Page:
He’s staring wide-eyed now, as if he’s just experienced some unbelievable, world-philosophy-shattering epiphany, and then his gaze goes flitting up and down the counter as if searching out a pencil to scribble it all down before he forgets it and oh, he’s blowing rhythmically now. His eyes lock on my zombie all of a sudden and “WHOA!” he cries with another jolt, as if his previous unbelievable epiphany has just been replaced by an even more incredible one! He swipes the glass out from under my nose, dramatically throws his head back, and chugs like a sump pump!
Time to move down a few stools, I think to myself.
Nurse Beryl is here again, offering the refill of ice and water but, with a vehement head shake, he declines. He seems to be meditating on the last remaining swallow, which he is now squishing around the inside of his mouth like mouthwash. “This… works… better,” he growls in a lower octave, wildly scanning the counter once again.
Then suddenly, he’s digging down deep into his pants’ pockets… he slams comb, book of matches, small jackknife, and a handful of change onto the counter. Rifling through the coins, he plucks out a couple of dimes—one he plants on the counter before me, the other he pushes over in front of my cousin. Then, with a shudder, he swallows, cocks his head as if in deep thought… clenches some decision apparently, snatches up my cousin’s glass, knocks it back, and slams it back on the counter, half-empty… “Jeez! Taste like crap! But they work!”
Then, glaring down into my cousin’s sheep eyes, he growls, “Doin’ you a favor, kid.” He takes a cautious sip then, and sluices it around inside his mouth. “But man, this is makin’ me sick.”
“I tried to tell you,” Beryl offers.
“Listen, Beryl,” he says, yanking a pack of Kools out of his shirt pocket. Hmm... He smokes… “You’re the official witness. All right?” His breathing is labored. “You saw me do it. So you tell ‘em… OK?”
“Of course I will, Jimmy. Oh, you needn’t worry about that. I’m sure they’ll…”
“I’ve got a little something riding on this, if you know what I mean.” He plugs a cigarette in between his lips. “But they’ll believe you, Beryl. You’re honest, and everybody knows it.” He folds the cover-flap back on the matchbook, rips off a match, and brushes it across the abrasive strip. It flares. “I mean, you say I did it…? Then OK! I did it!” He lights the Kool, takes a deep drag, and chases that down with another swallow of zombie.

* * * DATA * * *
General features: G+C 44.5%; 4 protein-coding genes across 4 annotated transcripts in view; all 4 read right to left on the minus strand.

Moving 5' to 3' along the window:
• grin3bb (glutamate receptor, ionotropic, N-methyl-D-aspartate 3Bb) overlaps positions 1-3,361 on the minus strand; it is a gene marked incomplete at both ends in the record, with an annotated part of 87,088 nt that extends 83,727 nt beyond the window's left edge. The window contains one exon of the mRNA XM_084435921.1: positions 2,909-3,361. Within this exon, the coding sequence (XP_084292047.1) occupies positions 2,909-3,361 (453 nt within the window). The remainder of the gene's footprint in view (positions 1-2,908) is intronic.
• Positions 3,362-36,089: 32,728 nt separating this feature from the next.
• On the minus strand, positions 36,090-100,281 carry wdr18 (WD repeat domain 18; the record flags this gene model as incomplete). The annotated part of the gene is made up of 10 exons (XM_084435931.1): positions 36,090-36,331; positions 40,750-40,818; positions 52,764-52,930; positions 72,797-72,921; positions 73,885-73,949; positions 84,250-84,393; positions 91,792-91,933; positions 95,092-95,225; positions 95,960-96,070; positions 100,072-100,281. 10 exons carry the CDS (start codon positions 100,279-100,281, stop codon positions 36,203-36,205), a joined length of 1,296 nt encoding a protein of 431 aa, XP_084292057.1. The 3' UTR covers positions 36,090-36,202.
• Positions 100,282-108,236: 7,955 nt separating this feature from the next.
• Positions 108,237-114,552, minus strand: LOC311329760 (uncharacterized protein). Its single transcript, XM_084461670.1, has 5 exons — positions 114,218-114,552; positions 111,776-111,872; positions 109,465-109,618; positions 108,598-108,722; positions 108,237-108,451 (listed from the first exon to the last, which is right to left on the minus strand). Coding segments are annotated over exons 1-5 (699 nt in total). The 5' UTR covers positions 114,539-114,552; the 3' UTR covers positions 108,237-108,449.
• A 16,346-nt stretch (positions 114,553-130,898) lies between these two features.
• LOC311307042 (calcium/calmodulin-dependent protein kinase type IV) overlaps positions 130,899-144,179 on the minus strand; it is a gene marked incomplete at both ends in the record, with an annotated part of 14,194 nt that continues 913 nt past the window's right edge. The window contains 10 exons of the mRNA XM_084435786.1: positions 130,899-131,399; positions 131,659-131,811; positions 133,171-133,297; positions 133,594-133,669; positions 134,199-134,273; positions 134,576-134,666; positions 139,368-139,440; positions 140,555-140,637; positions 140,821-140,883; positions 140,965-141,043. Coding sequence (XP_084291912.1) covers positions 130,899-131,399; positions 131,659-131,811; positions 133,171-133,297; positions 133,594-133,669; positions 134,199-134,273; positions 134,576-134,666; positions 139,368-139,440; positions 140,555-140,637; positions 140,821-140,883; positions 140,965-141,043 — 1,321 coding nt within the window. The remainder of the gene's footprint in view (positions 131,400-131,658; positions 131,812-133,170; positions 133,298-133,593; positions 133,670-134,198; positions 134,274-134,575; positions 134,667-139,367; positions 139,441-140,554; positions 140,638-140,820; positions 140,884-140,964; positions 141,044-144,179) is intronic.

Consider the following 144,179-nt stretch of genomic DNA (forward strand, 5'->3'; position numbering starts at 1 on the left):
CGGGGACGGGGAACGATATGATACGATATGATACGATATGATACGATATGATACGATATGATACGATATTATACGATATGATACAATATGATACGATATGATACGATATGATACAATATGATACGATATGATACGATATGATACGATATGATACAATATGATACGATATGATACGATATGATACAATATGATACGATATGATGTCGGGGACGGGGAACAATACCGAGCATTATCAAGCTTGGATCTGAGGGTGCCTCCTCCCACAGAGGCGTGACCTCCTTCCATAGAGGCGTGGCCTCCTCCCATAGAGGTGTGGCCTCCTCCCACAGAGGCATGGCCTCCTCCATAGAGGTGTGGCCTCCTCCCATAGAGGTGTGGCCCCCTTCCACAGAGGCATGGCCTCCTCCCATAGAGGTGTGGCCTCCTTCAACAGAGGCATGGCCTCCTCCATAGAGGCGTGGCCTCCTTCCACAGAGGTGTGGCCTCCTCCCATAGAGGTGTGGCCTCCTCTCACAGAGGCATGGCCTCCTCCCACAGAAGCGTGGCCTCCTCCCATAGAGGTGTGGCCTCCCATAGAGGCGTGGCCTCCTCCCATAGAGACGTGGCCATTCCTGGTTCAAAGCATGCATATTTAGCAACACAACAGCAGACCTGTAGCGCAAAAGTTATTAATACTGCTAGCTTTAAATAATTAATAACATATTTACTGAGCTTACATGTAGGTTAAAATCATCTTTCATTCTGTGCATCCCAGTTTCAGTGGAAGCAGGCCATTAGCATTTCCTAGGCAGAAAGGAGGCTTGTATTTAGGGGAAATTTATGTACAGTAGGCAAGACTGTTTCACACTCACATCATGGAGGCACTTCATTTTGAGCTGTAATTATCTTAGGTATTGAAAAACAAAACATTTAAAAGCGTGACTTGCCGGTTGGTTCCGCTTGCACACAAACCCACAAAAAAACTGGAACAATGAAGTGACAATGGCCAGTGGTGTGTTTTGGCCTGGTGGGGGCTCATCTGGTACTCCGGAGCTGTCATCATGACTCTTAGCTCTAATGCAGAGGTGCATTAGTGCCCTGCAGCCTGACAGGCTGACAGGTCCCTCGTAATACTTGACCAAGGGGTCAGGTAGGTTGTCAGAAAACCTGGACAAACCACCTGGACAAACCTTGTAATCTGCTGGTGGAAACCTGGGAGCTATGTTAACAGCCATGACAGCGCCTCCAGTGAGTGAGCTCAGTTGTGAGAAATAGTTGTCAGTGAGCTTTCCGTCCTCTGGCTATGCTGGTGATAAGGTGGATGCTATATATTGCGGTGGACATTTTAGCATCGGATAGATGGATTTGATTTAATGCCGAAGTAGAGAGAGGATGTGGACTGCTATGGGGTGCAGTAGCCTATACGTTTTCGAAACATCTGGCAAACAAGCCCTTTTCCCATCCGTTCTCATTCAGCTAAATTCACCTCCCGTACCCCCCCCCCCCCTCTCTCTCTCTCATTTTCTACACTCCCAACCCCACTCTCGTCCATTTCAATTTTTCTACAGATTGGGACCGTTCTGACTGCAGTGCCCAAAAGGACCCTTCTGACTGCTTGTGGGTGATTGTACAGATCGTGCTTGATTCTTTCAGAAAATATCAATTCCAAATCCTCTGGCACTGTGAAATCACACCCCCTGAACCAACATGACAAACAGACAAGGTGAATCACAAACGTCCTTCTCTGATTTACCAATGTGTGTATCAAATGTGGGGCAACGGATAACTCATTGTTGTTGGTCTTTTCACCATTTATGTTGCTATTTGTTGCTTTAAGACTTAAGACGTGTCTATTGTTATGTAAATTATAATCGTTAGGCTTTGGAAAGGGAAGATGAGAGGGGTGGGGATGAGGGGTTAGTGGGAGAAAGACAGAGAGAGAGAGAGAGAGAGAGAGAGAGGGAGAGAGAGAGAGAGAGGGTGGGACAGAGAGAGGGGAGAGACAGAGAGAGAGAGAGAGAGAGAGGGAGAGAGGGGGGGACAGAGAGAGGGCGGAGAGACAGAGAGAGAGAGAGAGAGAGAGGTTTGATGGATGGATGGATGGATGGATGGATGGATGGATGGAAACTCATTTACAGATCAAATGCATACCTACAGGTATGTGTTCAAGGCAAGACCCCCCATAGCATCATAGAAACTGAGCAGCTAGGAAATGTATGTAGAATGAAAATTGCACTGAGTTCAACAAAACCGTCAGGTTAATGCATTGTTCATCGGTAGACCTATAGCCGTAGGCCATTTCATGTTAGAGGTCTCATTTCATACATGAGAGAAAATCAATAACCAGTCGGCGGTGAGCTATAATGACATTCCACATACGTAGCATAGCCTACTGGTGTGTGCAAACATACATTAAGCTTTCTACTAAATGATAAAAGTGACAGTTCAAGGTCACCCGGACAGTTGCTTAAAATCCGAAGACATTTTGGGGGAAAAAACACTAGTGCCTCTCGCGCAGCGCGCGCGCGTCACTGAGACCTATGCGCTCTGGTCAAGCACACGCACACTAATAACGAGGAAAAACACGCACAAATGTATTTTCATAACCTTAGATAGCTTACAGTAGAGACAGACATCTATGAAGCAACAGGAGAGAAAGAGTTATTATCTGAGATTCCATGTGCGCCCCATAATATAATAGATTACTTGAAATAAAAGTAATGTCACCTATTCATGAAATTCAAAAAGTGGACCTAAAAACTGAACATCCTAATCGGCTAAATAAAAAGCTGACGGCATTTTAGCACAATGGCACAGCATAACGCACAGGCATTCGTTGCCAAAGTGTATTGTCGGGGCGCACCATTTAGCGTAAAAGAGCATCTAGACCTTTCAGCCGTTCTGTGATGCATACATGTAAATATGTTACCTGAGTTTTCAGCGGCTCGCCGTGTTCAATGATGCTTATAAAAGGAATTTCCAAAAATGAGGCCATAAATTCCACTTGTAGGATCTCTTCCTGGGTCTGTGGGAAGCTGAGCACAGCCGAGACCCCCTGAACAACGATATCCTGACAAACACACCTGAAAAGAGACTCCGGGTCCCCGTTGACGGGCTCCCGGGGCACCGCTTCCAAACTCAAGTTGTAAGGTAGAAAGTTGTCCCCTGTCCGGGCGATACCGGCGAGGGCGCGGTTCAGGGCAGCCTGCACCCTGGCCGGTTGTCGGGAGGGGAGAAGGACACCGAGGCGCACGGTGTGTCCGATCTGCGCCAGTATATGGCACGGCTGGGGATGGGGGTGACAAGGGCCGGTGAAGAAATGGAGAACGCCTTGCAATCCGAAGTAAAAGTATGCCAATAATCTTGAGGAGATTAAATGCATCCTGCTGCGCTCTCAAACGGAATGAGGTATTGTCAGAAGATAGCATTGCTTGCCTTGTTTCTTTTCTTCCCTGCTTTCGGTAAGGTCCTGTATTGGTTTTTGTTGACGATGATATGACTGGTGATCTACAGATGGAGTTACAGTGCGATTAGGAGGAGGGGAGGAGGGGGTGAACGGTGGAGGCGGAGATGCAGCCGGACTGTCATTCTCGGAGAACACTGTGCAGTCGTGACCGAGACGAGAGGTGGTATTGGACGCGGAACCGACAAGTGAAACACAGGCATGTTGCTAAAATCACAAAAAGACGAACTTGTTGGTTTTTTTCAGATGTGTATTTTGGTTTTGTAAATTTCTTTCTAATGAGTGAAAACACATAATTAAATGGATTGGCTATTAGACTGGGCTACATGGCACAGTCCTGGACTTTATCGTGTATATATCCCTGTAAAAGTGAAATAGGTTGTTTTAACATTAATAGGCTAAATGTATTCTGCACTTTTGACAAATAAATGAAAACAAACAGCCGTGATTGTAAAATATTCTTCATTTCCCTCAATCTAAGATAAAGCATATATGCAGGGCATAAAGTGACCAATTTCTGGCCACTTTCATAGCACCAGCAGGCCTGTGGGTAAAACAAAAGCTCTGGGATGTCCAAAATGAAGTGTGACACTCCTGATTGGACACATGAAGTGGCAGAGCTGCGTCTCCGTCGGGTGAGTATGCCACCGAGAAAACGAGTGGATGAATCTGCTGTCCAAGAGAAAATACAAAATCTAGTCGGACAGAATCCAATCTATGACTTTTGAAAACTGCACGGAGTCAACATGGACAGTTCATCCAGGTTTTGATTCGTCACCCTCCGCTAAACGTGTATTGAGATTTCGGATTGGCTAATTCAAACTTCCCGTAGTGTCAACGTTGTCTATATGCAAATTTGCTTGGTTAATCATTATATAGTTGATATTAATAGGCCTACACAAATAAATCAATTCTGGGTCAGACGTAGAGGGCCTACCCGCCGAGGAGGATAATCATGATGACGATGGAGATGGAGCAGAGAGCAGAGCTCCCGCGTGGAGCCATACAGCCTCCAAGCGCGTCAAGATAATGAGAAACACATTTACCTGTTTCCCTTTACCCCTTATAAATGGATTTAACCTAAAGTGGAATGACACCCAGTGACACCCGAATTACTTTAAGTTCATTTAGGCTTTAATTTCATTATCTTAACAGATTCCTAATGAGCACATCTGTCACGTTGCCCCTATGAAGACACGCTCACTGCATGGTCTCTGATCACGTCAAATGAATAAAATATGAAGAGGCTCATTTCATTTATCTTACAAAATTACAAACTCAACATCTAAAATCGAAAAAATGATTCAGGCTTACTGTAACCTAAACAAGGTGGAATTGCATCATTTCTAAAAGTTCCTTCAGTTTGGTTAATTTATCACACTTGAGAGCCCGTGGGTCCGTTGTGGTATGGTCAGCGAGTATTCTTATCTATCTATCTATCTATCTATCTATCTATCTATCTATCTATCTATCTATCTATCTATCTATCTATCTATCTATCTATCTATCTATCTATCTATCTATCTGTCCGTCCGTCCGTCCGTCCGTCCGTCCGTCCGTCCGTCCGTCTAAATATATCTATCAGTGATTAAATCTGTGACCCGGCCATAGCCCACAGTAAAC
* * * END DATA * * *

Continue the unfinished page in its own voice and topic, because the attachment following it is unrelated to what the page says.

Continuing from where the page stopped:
“Oh, you did it all right.” Beryl pushes the nearest counter ashtray over in front of him. “Despite my misgivings.”
“Yich!” he says, and takes another hit off the smoke. “Man! That ol’ Hot Shot!” He’s grinning a very grim grin. “It just… keeps right on a-burning, don’t it! Thank God for menthols! By God! Whew! OK, then…”
He taps off a fleck of ash from the tip of his cancer stick, downs most of the rest of my cousin’s grog, and shivers hard. “Gotta get me some fresh air…” he says, and with that breaks for the door, puffing up a storm.
Leaving me with much to think about…
OK, I already have ten cents in hand. Somehow I need to scrape up the other fifteen… but hey, that’s what returnable bottles are lying in ditches for, isn’t it? But I’ll need to get it by Thursday night, won’t I. ‘Cause I just remembered Thursday night is Boy Scout night over at The Hall, just across the street from here, and there’ll be plenty of my buddies comin’ in to wait for their moms to pick them up and take them home, like me.
The perfect audience. It’ll be great!
~ ~ ~ Thursday (at last!) ~ ~ ~